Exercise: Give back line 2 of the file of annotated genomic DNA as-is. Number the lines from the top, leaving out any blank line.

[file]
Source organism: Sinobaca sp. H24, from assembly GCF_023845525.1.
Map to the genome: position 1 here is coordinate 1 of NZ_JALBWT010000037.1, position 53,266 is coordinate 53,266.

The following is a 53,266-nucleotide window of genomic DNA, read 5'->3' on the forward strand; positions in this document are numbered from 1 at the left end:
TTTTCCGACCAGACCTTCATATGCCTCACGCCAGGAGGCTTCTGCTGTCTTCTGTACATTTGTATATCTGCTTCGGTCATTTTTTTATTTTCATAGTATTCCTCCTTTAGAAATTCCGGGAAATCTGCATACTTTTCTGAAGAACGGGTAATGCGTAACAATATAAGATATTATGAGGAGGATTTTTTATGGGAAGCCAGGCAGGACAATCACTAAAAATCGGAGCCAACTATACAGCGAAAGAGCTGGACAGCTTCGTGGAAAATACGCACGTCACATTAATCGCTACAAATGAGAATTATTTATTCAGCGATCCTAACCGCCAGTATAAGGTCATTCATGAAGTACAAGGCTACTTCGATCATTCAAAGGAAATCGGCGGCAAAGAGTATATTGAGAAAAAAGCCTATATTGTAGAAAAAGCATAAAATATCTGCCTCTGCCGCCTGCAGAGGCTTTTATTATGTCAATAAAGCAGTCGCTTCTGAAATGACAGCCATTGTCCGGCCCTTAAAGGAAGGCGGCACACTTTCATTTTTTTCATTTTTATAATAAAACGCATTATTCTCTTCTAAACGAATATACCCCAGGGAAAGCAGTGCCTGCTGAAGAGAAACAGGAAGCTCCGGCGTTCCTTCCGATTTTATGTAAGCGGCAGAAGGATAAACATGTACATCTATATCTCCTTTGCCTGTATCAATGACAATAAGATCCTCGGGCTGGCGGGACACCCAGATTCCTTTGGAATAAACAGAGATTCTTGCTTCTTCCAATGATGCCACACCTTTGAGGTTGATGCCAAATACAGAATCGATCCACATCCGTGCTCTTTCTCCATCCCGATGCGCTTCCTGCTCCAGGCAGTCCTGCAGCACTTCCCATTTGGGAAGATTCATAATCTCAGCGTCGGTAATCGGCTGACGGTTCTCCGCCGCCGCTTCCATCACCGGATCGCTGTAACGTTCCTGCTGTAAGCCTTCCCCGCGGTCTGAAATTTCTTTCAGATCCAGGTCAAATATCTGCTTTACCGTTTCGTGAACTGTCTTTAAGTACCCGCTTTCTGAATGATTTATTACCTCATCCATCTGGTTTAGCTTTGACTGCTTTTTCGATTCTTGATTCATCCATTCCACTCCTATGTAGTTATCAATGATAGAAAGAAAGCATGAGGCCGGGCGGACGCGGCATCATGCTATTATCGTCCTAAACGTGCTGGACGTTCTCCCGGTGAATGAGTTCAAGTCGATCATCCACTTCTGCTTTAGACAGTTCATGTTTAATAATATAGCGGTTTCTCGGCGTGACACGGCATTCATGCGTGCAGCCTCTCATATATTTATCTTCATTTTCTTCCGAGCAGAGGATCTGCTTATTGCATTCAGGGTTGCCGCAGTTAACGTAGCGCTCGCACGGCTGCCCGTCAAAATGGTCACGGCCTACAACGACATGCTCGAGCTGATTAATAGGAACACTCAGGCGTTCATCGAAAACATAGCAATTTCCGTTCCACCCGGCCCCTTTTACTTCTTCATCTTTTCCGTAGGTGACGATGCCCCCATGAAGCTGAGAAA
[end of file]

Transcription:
Map to the genome: position 1 here is coordinate 1 of NZ_JALBWT010000037.1, position 53,266 is coordinate 53,266.